Monday, October 3, 2011
The October Harvest Calendar
The seasons are finally shifting. The mornings have gone crisp. And the first of the chestnuts came in this week.
The grape harvest is in full swing.
And winter squash have arrived in gnarled, multicolored heaps.
It's hard to believe right now that most of these crops will be gone by next month. Especially when late summer treats like my favorite string beans are still in abundance.
The cauliflower is peaking.
The potatoes are in their last month.
And there are even a few plums still to be found.
But it's the prunes and tiny seckel pears that I've been buying up by the pound.
And quinces. Positively nothing says autumn like the fresh, earthy-floral perfume of ripe quinces hanging in the air. Put out a bowl of them in your house and see.
Just don't wait too long. All the damage from Hurricane Irene means the harvest of these and so many other crops is going to be more fleeting than usual. Many of the farmers have had to cut back the number of days they come to market this fall. It makes what they bring in all the more precious.
The River Garden's rosehips - something I look forward to all year - can only be bought on Fridays and Saturdays now. The farm lost about 85% of its crops in the storm. To support farmers as they continue to recover, keep shopping the greenmarkets whenever you can and click on the link for information on the Greenmarket's Hurricane Irene Relief Fund.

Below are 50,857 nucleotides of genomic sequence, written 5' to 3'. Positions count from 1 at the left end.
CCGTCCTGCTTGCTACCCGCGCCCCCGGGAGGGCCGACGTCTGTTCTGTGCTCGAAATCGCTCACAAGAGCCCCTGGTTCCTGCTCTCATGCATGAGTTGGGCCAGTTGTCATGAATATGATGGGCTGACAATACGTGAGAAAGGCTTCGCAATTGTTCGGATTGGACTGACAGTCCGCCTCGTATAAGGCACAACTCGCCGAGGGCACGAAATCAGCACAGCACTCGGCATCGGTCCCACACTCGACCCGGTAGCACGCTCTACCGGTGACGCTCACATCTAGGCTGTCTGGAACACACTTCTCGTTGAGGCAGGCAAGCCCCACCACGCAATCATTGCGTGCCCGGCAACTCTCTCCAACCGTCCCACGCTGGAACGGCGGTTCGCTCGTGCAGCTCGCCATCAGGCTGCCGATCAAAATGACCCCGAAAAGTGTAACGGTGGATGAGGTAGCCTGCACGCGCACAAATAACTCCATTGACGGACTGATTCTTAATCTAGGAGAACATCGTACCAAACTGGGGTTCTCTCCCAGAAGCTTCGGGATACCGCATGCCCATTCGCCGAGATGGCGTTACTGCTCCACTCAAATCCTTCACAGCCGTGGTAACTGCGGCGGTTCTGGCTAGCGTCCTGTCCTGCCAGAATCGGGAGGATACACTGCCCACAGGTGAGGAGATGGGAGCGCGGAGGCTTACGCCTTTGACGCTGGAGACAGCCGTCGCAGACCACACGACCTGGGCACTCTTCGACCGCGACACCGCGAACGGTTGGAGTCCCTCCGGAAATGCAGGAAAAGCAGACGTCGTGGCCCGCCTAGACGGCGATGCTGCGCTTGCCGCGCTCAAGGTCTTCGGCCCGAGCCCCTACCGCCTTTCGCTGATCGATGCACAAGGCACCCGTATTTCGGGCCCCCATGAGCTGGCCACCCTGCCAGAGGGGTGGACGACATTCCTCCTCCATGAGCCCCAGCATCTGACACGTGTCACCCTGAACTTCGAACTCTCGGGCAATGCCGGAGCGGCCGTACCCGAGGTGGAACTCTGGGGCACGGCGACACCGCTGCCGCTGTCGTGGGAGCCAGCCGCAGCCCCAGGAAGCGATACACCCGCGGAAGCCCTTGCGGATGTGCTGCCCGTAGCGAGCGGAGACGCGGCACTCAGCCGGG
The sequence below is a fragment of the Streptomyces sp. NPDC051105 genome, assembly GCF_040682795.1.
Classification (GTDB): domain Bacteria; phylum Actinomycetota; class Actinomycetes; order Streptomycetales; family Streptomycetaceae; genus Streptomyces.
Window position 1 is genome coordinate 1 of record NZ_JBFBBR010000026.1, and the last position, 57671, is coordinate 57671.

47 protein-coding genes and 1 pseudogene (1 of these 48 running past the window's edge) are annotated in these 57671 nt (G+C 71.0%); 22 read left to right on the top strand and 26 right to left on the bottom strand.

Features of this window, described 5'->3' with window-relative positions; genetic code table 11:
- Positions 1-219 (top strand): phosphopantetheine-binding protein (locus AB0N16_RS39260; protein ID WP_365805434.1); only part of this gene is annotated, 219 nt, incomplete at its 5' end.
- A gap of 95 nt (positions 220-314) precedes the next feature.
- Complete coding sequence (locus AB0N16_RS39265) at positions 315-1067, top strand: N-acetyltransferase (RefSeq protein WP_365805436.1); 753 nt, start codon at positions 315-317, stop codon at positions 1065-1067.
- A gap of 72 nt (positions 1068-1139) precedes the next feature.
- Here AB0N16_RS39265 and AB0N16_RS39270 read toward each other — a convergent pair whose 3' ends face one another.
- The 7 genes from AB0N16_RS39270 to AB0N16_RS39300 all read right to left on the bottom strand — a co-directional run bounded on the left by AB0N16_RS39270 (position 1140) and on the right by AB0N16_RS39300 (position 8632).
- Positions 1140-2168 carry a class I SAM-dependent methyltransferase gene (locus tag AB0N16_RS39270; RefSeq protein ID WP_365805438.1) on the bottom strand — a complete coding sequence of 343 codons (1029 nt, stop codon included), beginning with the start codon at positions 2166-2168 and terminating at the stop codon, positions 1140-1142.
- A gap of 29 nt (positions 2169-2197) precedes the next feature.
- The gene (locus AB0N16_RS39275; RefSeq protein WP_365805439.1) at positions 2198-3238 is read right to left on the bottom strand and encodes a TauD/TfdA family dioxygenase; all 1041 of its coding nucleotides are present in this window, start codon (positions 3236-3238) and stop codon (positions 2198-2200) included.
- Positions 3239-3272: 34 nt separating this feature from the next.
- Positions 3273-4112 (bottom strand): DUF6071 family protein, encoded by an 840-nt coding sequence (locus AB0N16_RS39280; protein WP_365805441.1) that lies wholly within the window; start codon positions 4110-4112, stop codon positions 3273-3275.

Crop notes are available in the sidebar harvest calendar over there on the right all month. The information comes from a guide published by the CENYC, which runs the Greenmarket & New Farmer Development Project. To familiarize yourself with what's in season where you live, I advise a visit to your own farmer's markets at least every couple of weeks. And ask lots of questions – no one knows which crops are at their peak quite like the people who grow them. To locate markets near you in the US, check the Zip or City Quick Search at Local Harvest.